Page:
Curtis White, We, Robots: Staying Human in the Age of Big Data: 'A soulful swipe at science' - book review

'White is unusual in being both a strong supporter of postmodernism and post-structuralism, with a disdain for “reality” and “realism” in art, and a common-sense humanist'

Curtis white is an American professor of English, a writer of experimental fiction and, recently, a social critic best known for The Science Delusion (guess who that’s aimed at?). His message is that IT, late-capitalism and the mechanistic mindset are degrading society and the spirit.

What is he for? White wants us to recognise that our knowledge of the world is all fictional, including science. I accept that this is true in the sense that everything has been given a local habitation and a name by us. His fictive relativism does acknowledge that science has provided us with a handle on the physical world that comes in useful from time to time. And when he denounces scientific tropes such as 95 per cent “confidence limits”, he is spot on: such statistical constructs “have nothing to do with nature”.

I don’t believe he is anti-science as such. His targets are the science ideologues such as Richard Dawkins, Daniel Dennett and Sam Harris, who treat it as the only show in town and lend their supposed scientific authority to opinions which are no more soundly based than anyone else’s and often less so.

White is particularly good on the current obsession with neuroscience. To EO Wilson’s “no scientific quest [for the physical basis of consciousness] is more important”, White retorts: “than finding a non-polluting source of energy”? The idea that neuroscience will finally explain consciousness is a delusion. We discover consciousness every morning by waking up. Use it.

The remark about energy sources confirms that Curtis recognises science’s importance in some areas but he objects to the way in which every subject now suffers a creeping science takeover, even objecting to nature being considered as an ecosystem (a mechanistic affront to its organic wholeness). Which is maybe pushing it, but his denunciations of the way Silicon Valley has endorsed a kind of New Age Mindful Neo-Buddhism as a balm for the stresses IT itself has helped to create is pertinent.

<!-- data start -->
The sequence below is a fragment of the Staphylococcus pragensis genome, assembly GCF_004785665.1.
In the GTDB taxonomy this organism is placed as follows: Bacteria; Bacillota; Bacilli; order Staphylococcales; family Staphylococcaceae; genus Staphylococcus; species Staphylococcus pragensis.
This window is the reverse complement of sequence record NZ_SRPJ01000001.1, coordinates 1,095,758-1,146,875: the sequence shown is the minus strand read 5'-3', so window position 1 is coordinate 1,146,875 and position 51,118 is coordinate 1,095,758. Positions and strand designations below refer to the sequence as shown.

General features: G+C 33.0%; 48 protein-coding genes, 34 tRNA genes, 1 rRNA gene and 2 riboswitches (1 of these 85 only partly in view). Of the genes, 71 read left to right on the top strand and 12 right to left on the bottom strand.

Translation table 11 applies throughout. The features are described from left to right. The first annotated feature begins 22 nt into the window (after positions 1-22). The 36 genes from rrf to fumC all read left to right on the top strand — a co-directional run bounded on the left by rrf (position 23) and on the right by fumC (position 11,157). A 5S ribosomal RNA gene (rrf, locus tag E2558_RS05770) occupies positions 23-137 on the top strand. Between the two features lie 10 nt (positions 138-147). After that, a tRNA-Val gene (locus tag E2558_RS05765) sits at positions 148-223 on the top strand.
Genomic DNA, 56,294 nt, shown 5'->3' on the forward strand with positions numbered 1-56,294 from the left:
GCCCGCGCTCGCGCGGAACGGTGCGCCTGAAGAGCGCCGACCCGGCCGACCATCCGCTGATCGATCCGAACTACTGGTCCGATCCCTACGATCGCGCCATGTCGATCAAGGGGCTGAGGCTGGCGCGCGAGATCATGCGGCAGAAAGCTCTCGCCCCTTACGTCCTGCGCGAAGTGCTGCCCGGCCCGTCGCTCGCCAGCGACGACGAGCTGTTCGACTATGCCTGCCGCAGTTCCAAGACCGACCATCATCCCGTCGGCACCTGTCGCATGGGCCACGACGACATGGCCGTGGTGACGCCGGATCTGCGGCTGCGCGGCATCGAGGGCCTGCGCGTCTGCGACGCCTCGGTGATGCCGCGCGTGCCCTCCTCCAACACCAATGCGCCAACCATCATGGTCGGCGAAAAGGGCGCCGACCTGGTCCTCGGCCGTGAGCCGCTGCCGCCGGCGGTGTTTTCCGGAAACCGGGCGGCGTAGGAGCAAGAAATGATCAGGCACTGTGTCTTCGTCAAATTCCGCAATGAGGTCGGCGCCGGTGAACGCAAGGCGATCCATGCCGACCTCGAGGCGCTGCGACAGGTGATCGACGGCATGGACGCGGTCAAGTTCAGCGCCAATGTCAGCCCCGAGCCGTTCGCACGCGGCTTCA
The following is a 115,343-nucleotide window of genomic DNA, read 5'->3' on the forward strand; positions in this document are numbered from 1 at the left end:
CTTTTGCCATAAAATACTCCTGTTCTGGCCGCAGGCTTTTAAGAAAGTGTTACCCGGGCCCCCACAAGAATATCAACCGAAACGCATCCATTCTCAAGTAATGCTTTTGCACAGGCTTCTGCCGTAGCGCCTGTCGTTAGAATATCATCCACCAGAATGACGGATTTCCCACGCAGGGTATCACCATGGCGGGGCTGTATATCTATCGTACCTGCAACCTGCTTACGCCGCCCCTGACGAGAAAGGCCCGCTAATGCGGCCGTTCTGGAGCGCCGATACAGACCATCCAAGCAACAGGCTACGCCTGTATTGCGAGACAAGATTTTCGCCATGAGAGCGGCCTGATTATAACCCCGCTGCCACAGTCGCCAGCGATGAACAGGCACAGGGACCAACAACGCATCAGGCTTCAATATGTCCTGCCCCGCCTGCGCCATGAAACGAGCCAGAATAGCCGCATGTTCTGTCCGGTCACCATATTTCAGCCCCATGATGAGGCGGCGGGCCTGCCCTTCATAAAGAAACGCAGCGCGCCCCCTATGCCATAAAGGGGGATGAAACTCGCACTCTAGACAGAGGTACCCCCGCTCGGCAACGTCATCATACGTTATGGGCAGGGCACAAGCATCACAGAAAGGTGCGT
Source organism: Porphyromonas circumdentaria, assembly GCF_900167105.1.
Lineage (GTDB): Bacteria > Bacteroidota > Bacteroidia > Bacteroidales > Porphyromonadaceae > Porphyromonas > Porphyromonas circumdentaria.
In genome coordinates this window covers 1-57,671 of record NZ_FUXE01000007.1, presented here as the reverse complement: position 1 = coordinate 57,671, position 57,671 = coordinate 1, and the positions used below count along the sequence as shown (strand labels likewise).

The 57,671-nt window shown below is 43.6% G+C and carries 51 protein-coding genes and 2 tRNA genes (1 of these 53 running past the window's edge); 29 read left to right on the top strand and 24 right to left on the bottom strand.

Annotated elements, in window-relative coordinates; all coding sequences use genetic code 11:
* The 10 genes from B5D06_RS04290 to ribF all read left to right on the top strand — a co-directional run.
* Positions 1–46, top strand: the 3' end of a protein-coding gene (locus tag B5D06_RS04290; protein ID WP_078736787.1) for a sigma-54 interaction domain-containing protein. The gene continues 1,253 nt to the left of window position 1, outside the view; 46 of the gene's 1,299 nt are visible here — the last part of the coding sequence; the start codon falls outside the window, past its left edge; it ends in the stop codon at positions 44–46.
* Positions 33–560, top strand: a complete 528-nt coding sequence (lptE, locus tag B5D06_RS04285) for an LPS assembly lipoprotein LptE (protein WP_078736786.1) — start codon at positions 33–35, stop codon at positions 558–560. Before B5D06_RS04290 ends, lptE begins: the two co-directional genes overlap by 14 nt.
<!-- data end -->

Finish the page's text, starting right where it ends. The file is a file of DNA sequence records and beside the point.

Curtis’s stance can perhaps best be characterised by dropping some of his favourite names and movements: Rabelais, Sterne, Schiller, Proust, the 60s counterculture. He’s a Playful Romantic. He’s also unusual in being both a strong supporter of postmodernism and post-structuralism, with a disdain for “reality” and “realism” in art, and a common-sense humanist: “We should try ... to make human places, in human proportions, for human purposes.” If a word can sum up what he is for, it is “kindness”.

His style doesn’t always help him gets the message over. Relentlessly scathing and often resorting to vaudeville knockabout, White’s polemic sprawls and sometimes loses focus, devoting 22 pages to an analysis of Spike Jonze’s film Her, for instance. But sometime he hits it square, as in his denunciation of denizens of the fine-art market: likening them to “South Sea natives who insist on the magical properties of certain queer objects ... but are unable to say why they are so important...”

Given White’s overriding message about the tyrannical effects of IT on our lives and his espousal of fiction and the spirit of play, it is good that the book inadvertently demonstrates the joyous creative potential of the spellchecker, in launching “flamingo dancing” (with castanets). That particular robot was obviously in sympathy with White’s stand for invention against the forces that would deskill, degrade and roboticise us.

We, Robots: Staying Human in the Age of Big Data, by Curtis White (Melville House, £18.99). Order at £17.09 inc. p&p from the Independent Bookshop

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